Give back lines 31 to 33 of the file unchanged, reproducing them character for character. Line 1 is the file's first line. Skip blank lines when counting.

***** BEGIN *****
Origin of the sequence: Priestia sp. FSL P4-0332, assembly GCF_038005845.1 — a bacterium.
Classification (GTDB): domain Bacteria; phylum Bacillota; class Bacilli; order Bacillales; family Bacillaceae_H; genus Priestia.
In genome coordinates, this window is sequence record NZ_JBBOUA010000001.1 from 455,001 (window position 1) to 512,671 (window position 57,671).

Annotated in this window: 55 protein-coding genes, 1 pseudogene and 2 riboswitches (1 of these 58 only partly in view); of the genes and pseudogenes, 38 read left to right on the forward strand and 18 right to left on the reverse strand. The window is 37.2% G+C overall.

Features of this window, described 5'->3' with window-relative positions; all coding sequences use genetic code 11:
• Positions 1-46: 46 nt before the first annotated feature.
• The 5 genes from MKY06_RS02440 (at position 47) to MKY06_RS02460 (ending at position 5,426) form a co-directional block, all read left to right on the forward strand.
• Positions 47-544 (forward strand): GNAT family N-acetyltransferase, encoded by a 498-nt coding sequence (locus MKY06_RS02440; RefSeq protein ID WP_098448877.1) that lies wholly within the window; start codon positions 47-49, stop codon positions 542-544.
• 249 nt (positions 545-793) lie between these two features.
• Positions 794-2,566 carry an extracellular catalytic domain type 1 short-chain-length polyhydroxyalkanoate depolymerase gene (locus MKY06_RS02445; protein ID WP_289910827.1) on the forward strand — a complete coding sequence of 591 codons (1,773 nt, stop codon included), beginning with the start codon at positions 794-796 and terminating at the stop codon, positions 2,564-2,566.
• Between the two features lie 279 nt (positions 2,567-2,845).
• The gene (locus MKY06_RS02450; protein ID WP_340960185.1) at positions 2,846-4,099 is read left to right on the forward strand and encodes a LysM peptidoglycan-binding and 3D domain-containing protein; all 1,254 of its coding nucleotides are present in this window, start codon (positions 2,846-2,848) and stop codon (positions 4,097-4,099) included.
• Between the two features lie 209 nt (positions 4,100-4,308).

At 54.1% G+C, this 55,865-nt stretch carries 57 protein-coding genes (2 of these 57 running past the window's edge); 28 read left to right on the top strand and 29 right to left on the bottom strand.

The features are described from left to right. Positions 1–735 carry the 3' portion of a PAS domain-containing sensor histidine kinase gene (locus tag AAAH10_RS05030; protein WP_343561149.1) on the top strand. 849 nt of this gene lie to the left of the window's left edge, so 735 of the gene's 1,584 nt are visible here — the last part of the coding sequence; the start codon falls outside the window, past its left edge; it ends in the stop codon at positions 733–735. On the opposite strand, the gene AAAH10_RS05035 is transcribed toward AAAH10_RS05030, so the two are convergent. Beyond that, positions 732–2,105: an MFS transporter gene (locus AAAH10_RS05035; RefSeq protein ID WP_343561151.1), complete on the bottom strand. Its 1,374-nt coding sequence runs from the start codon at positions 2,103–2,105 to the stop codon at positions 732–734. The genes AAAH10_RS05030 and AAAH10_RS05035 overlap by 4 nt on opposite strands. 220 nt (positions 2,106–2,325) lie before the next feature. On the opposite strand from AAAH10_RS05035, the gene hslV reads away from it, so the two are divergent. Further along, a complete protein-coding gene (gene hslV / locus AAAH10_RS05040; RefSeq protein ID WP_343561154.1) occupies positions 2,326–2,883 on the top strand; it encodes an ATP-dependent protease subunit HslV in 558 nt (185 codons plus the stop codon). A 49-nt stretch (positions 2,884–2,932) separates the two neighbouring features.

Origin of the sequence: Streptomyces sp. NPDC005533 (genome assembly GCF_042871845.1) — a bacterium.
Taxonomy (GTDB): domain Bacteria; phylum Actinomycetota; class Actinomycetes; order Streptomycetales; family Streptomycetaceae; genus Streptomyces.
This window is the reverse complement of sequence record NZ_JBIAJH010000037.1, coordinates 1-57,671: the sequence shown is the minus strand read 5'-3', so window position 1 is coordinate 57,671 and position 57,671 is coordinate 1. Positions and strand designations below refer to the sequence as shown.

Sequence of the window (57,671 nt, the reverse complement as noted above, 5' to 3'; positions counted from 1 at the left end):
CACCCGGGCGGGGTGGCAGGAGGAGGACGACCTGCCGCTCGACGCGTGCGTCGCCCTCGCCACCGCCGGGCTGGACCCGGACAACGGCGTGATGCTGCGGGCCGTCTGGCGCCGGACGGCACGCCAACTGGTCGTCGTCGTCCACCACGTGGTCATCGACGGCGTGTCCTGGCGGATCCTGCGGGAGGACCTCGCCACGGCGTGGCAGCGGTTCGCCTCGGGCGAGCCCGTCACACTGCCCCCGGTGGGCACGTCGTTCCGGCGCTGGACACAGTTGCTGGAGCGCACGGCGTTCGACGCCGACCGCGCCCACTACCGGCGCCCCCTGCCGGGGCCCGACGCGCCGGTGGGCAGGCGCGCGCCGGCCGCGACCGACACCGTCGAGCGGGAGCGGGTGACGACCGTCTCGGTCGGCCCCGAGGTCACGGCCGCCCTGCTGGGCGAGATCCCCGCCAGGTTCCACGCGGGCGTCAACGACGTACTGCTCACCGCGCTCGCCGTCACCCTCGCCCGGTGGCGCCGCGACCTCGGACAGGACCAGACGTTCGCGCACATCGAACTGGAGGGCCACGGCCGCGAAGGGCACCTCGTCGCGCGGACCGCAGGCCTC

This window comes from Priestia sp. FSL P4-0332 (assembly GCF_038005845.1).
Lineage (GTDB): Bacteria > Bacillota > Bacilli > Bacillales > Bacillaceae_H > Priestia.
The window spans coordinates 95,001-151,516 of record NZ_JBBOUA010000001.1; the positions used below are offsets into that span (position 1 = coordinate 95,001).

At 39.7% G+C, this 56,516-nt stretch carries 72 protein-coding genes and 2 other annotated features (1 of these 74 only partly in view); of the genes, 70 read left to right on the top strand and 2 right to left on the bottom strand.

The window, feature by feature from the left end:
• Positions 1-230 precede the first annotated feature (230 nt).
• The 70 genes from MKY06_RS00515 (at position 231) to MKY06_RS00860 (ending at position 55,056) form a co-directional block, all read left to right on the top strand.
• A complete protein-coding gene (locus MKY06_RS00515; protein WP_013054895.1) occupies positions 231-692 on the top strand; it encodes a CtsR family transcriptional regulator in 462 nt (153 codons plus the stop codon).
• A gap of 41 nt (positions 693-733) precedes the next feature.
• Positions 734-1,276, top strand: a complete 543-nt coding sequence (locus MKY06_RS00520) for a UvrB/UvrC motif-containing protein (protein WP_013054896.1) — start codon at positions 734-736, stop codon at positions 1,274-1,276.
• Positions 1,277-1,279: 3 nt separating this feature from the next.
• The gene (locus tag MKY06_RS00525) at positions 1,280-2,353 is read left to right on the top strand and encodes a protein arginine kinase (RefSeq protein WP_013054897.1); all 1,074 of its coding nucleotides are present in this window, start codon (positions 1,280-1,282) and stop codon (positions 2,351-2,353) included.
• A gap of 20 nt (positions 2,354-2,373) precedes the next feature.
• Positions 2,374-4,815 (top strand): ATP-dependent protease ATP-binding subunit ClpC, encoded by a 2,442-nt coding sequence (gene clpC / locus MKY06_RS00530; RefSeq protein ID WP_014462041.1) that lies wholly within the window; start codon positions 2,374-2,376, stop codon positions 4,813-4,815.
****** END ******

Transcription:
• Positions 1,277-1,279: 3 nt separating this feature from the next.
• The gene (locus tag MKY06_RS00525) at positions 1,280-2,353 is read left to right on the top strand and encodes a protein arginine kinase (RefSeq protein WP_013054897.1); all 1,074 of its coding nucleotides are present in this window, start codon (positions 1,280-1,282) and stop codon (positions 2,351-2,353) included.
• A gap of 20 nt (positions 2,354-2,373) precedes the next feature.